“In the summer, we did a good job of getting good competitive games,” Coach Roy said. “I just continued to see them grow as individuals and more importantly as a team. The heart of the guys on the floor was just relentless. They just continued to improve. We play a competitive schedule and that has helped prepare us for where we are.”
A couple of summer games gave the staff a glimpse of just how mentally tough the Sages were going to be. The team battled to an overtime victory over Rantoul in the Mahomet summer league as Jarron Roy connected on the game-winning free throw. The Sages won a physical battle with Bishop McNamera, a team still alive in the postseason, in the semifinals of the Illinois Wesleyan Shootout en route to taking the team title.
Monticello has had just four head coaches since 1953-54 and all four have been ultra successful – Tom Young winning 336 games in 19 seasons from 1953-72, Bob Trimble a school-best 383 games in 22 years from 1972-94, Randy Moss 198 games in 12 years from 1994-2006 and Roy now 205 in 11 years from 2006-07.
Roy, whose teams have averaged nearly 19 wins a game, becomes the first Monticello coach to take multiple teams to the Supersectional and first to an Elite Eight. The Sages will be looking for their first state tournament appearance in school history on Tuesday night.
The Neoga native has proven to be a masterful strategist, this year with help from two men who played on his first team – Marry and Kevin Feeney, which won the other sectional in Roy’s tenure.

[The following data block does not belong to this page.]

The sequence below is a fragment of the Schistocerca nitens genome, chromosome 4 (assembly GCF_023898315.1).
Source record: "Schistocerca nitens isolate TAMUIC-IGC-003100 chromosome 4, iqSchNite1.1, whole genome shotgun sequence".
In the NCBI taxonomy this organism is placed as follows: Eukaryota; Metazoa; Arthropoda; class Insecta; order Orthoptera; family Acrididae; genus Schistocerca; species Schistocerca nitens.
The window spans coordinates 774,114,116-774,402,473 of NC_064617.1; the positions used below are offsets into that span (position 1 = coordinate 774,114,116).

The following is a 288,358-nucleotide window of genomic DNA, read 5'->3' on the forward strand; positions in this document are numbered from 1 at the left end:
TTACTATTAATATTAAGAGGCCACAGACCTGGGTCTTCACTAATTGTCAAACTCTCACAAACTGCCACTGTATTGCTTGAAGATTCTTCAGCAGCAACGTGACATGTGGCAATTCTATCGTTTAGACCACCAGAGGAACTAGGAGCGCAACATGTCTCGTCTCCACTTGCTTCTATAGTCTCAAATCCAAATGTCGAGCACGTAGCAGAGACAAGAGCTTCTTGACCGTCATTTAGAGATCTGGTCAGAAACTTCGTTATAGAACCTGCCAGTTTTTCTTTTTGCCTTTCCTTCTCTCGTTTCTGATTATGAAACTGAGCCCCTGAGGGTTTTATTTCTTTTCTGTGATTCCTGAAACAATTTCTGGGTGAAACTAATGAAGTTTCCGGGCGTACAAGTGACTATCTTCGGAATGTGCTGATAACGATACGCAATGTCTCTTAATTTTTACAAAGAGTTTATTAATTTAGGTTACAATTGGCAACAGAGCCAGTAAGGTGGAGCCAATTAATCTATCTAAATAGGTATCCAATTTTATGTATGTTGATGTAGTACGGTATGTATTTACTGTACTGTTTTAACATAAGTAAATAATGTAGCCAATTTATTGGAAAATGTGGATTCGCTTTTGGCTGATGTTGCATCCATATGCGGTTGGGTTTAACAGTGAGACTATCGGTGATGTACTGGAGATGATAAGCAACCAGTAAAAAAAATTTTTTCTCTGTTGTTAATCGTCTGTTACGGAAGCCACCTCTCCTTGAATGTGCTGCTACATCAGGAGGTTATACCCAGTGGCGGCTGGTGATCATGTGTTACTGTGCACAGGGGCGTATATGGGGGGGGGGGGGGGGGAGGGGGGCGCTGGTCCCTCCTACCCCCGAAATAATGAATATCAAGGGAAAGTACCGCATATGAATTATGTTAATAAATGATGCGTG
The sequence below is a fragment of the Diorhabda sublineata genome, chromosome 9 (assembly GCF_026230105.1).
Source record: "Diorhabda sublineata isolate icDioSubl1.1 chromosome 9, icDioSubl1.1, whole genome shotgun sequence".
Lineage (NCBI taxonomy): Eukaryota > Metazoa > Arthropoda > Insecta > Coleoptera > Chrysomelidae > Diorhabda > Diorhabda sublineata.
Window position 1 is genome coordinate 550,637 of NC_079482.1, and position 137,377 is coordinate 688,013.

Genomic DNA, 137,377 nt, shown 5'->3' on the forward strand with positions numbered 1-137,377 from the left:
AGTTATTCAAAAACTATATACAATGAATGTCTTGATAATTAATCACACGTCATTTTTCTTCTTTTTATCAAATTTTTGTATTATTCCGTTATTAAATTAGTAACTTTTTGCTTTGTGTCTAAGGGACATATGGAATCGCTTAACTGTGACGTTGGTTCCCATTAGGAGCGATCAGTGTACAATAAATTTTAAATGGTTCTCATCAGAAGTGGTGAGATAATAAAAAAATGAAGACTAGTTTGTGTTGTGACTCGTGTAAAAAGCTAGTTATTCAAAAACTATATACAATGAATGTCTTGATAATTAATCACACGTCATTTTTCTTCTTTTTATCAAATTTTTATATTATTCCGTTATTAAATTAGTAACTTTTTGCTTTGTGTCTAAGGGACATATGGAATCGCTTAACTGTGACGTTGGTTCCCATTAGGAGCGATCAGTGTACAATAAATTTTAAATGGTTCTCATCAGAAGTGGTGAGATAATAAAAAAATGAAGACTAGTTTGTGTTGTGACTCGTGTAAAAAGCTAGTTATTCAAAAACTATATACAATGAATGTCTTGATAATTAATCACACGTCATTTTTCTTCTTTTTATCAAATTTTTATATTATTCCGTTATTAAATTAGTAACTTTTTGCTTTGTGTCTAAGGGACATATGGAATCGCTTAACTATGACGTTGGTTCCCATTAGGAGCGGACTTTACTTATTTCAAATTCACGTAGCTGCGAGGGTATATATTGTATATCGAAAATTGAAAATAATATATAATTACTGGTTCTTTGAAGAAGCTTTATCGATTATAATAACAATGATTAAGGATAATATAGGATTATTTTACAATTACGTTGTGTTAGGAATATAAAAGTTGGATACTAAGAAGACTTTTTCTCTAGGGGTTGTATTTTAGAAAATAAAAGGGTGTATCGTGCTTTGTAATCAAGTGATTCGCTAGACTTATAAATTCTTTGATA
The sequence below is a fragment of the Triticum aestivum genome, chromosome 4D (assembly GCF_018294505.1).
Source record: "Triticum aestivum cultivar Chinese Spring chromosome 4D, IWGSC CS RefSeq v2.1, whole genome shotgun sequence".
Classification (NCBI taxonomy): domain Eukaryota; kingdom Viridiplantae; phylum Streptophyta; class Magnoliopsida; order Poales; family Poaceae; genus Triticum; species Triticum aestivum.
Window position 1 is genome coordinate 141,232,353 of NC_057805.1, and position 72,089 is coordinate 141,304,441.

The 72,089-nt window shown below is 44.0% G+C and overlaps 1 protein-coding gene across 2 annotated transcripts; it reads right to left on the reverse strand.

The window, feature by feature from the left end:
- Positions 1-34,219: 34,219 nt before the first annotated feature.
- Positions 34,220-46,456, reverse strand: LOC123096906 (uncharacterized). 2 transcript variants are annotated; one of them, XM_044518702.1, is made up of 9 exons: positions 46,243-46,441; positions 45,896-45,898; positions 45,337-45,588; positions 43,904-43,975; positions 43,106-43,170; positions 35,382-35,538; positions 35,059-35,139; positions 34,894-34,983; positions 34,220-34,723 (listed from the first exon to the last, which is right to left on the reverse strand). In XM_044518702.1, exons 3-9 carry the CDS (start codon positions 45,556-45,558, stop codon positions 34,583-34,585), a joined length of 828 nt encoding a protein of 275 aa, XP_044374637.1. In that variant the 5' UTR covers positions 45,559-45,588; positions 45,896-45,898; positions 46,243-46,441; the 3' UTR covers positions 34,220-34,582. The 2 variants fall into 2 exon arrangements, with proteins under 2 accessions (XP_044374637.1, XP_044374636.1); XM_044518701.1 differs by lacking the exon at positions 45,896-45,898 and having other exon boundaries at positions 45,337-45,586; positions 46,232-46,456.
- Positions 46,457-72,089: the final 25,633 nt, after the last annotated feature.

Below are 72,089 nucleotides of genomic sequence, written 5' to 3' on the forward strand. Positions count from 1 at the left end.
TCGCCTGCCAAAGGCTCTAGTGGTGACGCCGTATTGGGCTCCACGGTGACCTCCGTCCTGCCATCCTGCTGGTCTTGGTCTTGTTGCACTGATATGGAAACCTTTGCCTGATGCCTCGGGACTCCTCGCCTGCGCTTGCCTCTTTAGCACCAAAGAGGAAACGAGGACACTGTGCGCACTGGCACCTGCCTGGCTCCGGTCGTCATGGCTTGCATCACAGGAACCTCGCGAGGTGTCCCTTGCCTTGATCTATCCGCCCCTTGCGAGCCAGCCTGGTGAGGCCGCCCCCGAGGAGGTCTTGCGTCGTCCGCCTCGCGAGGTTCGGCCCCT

One of the hallmarks of Roy’s success is how he has brought players up through the program. He has a history of working in sophomores to the rotation to give them a taste of varsity experience without putting pressure on them to perform. Two of his most recent examples – Fisher and Dawson saw increased minutes last year, no doubt an experience that helped prepare them to become starters this year. Dawson got to spell Noah Freemon some at the point, while Fisher got to get his feet wet as an outside threat in 2016.
This year is no different. The Sages will graduate just two seniors in Roy and Florey, but will bring a strong nucleus back next year. Two of this year’s sophomores, Devin Graham and Ben Singleton, along with junior Noah Wright, promise to play even more prominent roles for Monticello in 2017-18, a team that should be another contender.